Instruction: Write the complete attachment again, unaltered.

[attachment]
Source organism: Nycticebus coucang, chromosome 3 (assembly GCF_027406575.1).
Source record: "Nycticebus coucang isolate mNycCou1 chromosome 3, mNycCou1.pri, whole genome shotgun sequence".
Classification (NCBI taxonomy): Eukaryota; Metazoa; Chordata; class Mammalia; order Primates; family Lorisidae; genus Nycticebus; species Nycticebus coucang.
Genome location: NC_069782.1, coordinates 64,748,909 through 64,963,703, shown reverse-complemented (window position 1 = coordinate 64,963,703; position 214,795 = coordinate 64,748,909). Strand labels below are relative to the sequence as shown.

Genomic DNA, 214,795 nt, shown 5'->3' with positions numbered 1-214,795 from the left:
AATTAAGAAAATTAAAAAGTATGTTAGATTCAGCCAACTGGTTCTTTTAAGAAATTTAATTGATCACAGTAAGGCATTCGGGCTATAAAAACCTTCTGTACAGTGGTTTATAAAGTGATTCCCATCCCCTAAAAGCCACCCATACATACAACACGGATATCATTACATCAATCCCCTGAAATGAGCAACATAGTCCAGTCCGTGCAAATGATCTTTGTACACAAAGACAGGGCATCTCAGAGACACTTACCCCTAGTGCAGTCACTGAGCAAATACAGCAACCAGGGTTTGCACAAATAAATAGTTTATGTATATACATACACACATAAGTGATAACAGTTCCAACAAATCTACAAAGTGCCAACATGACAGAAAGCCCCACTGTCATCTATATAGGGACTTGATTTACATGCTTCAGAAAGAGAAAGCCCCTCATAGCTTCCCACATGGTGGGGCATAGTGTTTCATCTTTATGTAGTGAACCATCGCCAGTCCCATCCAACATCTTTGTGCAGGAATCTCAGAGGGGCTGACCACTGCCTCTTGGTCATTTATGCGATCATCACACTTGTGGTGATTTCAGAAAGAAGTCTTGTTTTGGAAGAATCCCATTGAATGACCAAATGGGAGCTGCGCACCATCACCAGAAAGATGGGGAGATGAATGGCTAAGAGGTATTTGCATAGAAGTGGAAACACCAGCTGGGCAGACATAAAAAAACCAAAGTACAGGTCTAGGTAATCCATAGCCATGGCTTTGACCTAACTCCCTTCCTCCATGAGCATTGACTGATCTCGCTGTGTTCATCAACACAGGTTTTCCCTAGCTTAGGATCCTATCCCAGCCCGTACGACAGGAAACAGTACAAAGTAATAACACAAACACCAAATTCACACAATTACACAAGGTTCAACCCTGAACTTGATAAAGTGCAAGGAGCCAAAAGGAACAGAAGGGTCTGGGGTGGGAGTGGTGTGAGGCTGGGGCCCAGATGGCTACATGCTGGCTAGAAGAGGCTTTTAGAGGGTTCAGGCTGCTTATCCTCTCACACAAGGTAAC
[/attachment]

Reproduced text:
Source organism: Nycticebus coucang, chromosome 3 (assembly GCF_027406575.1).
Source record: "Nycticebus coucang isolate mNycCou1 chromosome 3, mNycCou1.pri, whole genome shotgun sequence".
Classification (NCBI taxonomy): Eukaryota; Metazoa; Chordata; class Mammalia; order Primates; family Lorisidae; genus Nycticebus; species Nycticebus coucang.
Genome location: NC_069782.1, coordinates 64,748,909 through 64,963,703, shown reverse-complemented (window position 1 = coordinate 64,963,703; position 214,795 = coordinate 64,748,909). Strand labels below are relative to the sequence as shown.

Genomic DNA, 214,795 nt, shown 5'->3' with positions numbered 1-214,795 from the left:
AATTAAGAAAATTAAAAAGTATGTTAGATTCAGCCAACTGGTTCTTTTAAGAAATTTAATTGATCACAGTAAGGCATTCGGGCTATAAAAACCTTCTGTACAGTGGTTTATAAAGTGATTCCCATCCCCTAAAAGCCACCCATACATACAACACGGATATCATTACATCAATCCCCTGAAATGAGCAACATAGTCCAGTCCGTGCAAATGATCTTTGTACACAAAGACAGGGCATCTCAGAGACACTTACCCCTAGTGCAGTCACTGAGCAAATACAGCAACCAGGGTTTGCACAAATAAATAGTTTATGTATATACATACACACATAAGTGATAACAGTTCCAACAAATCTACAAAGTGCCAACATGACAGAAAGCCCCACTGTCATCTATATAGGGACTTGATTTACATGCTTCAGAAAGAGAAAGCCCCTCATAGCTTCCCACATGGTGGGGCATAGTGTTTCATCTTTATGTAGTGAACCATCGCCAGTCCCATCCAACATCTTTGTGCAGGAATCTCAGAGGGGCTGACCACTGCCTCTTGGTCATTTATGCGATCATCACACTTGTGGTGATTTCAGAAAGAAGTCTTGTTTTGGAAGAATCCCATTGAATGACCAAATGGGAGCTGCGCACCATCACCAGAAAGATGGGGAGATGAATGGCTAAGAGGTATTTGCATAGAAGTGGAAACACCAGCTGGGCAGACATAAAAAAACCAAAGTACAGGTCTAGGTAATCCATAGCCATGGCTTTGACCTAACTCCCTTCCTCCATGAGCATTGACTGATCTCGCTGTGTTCATCAACACAGGTTTTCCCTAGCTTAGGATCCTATCCCAGCCCGTACGACAGGAAACAGTACAAAGTAATAACACAAACACCAAATTCACACAATTACACAAGGTTCAACCCTGAACTTGATAAAGTGCAAGGAGCCAAAAGGAACAGAAGGGTCTGGGGTGGGAGTGGTGTGAGGCTGGGGCCCAGATGGCTACATGCTGGCTAGAAGAGGCTTTTAGAGGGTTCAGGCTGCTTATCCTCTCACACAAGGTAAC